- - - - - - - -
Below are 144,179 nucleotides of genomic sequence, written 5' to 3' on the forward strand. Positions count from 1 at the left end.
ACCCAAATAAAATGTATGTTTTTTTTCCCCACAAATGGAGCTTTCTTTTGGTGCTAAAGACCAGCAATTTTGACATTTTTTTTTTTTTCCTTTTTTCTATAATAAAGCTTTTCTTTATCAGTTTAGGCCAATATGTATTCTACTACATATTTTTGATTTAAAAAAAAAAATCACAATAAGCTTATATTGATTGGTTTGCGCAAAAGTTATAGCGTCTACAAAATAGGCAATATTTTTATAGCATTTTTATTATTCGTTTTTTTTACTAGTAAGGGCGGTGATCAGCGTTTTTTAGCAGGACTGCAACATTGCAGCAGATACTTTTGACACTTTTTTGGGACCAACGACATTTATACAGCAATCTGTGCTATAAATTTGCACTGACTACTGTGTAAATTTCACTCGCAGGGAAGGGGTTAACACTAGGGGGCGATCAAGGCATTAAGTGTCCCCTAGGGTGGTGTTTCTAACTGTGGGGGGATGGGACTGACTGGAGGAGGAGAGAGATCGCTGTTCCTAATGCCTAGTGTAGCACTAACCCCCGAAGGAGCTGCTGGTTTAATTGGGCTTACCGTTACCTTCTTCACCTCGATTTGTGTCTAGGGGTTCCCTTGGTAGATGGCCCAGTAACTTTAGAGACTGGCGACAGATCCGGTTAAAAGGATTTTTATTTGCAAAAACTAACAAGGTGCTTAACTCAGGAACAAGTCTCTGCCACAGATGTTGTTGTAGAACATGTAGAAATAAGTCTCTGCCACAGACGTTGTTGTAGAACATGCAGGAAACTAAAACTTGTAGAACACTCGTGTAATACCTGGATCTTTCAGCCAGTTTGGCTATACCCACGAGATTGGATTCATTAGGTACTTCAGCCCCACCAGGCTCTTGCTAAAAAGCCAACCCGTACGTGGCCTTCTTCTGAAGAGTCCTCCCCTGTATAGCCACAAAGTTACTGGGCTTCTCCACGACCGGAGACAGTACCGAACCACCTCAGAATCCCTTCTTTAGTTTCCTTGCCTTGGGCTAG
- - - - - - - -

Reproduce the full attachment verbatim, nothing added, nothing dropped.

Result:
Below are 144,179 nucleotides of genomic sequence, written 5' to 3' on the forward strand. Positions count from 1 at the left end.
ACCCAAATAAAATGTATGTTTTTTTTCCCCACAAATGGAGCTTTCTTTTGGTGCTAAAGACCAGCAATTTTGACATTTTTTTTTTTTTCCTTTTTTCTATAATAAAGCTTTTCTTTATCAGTTTAGGCCAATATGTATTCTACTACATATTTTTGATTTAAAAAAAAAAATCACAATAAGCTTATATTGATTGGTTTGCGCAAAAGTTATAGCGTCTACAAAATAGGCAATATTTTTATAGCATTTTTATTATTCGTTTTTTTTACTAGTAAGGGCGGTGATCAGCGTTTTTTAGCAGGACTGCAACATTGCAGCAGATACTTTTGACACTTTTTTGGGACCAACGACATTTATACAGCAATCTGTGCTATAAATTTGCACTGACTACTGTGTAAATTTCACTCGCAGGGAAGGGGTTAACACTAGGGGGCGATCAAGGCATTAAGTGTCCCCTAGGGTGGTGTTTCTAACTGTGGGGGGATGGGACTGACTGGAGGAGGAGAGAGATCGCTGTTCCTAATGCCTAGTGTAGCACTAACCCCCGAAGGAGCTGCTGGTTTAATTGGGCTTACCGTTACCTTCTTCACCTCGATTTGTGTCTAGGGGTTCCCTTGGTAGATGGCCCAGTAACTTTAGAGACTGGCGACAGATCCGGTTAAAAGGATTTTTATTTGCAAAAACTAACAAGGTGCTTAACTCAGGAACAAGTCTCTGCCACAGATGTTGTTGTAGAACATGTAGAAATAAGTCTCTGCCACAGACGTTGTTGTAGAACATGCAGGAAACTAAAACTTGTAGAACACTCGTGTAATACCTGGATCTTTCAGCCAGTTTGGCTATACCCACGAGATTGGATTCATTAGGTACTTCAGCCCCACCAGGCTCTTGCTAAAAAGCCAACCCGTACGTGGCCTTCTTCTGAAGAGTCCTCCCCTGTATAGCCACAAAGTTACTGGGCTTCTCCACGACCGGAGACAGTACCGAACCACCTCAGAATCCCTTCTTTAGTTTCCTTGCCTTGGGCTAG